Assignment 4.docx - Taking a Stand Mandy Cabrera Walden...

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Taking a Stand Mandy Cabrera Walden University
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Taking a Stand Healthcare is full of ethical, moral and legal dilemmas. Everyone has their own set of compasses that guide their decision making when these dilemmas are faced. Nurses and healthcare professionals may have a different outlook than those of a nurse manager or upper management, in which their moral and ethical compass is guided by the facilities mission and purpose. Regardless, to make a suitable decision, one must have proper familiarity of principles and frameworks in ethics. The purpose of this paper is to evaluate different ethical frameworks in practice and put them to use in a practical setting. Conceptual Frameworks: Ethical Constructs of Ethics, Moral or Legal Standards Ethics, morals and legal standards all have their place in healthcare. Without them, healthcare would be a free for all with judgmental healthcare workers that weren’t thinking about what was best for their patients. Sometimes these standards blend with each other and we have to step back and re-think what we believe in. Constructs of Ethics According to Marquis and Huston, (2017) there are four main frameworks in ethical decision making including one teleological and three deontological types. Utilitarian, being the one teleological framework believes in the betterment for the greater good. Deontological frameworks are broader, they judge the rightness or wrongness of an action. Rights based reasoning, Duty based reasoning, and intuitionism are the three frameworks in this category. Rights based reasoning states that some people get their “just due”. Duty based reasoning claim that it is “ones’ duty” to do what is right. And intuitionist framework argues that the decision- maker takes each issue on a case by case basis. Constructs of Moral Standards Moral standards are neither teleological nor deontological. Regardless of the framework, there is a core set of moral standards in healthcare. Autonomy, Beneficence, Paternalism, Utility,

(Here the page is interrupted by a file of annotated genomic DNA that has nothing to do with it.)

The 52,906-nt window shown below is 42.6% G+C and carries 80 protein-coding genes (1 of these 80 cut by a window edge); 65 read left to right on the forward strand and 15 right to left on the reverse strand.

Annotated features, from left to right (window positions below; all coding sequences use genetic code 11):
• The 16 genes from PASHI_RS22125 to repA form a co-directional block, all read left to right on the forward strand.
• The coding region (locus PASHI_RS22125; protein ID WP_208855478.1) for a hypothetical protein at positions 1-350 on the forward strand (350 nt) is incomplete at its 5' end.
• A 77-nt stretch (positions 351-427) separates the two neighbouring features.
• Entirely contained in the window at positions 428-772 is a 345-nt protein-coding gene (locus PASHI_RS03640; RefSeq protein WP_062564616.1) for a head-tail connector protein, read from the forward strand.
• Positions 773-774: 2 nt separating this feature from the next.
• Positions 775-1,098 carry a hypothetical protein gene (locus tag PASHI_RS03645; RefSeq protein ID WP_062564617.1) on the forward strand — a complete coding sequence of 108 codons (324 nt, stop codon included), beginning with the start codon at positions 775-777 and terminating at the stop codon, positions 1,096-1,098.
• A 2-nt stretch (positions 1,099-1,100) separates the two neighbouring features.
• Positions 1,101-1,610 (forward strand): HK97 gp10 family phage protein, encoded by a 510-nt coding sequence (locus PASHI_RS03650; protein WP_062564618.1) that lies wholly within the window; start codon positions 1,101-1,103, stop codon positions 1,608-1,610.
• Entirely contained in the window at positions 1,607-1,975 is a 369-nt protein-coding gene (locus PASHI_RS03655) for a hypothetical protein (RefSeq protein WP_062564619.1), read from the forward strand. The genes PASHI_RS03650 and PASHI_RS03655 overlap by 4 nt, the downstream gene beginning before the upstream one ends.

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Justice, Veracity, Fidelity and Confidentiality. Often these moral standards overlap one another, however they all stem from the general principal of respect. Autonomy allows one to be responsible for their own choices, whereas Paternalism allows one person to assume authority over another’s healthcare if they cannot do it for themselves. Beneficence promotes doing good, while Nonmaleficence promotes “do no harm”. Justice seeks fairness for all, and Utility seeks the good of many because it outweighs the needs of one. Veracity, the responsibility to tell the truth; Fidelity, needing to preserve commitments; Confidentiality, keeping privileged data private. All moral values link and overlap to build healthcare standards and responsibilities.
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  • Fall '18
  • ROSEMARY MC WILLIAMS HAGGINS
  • Ethics , legal standards

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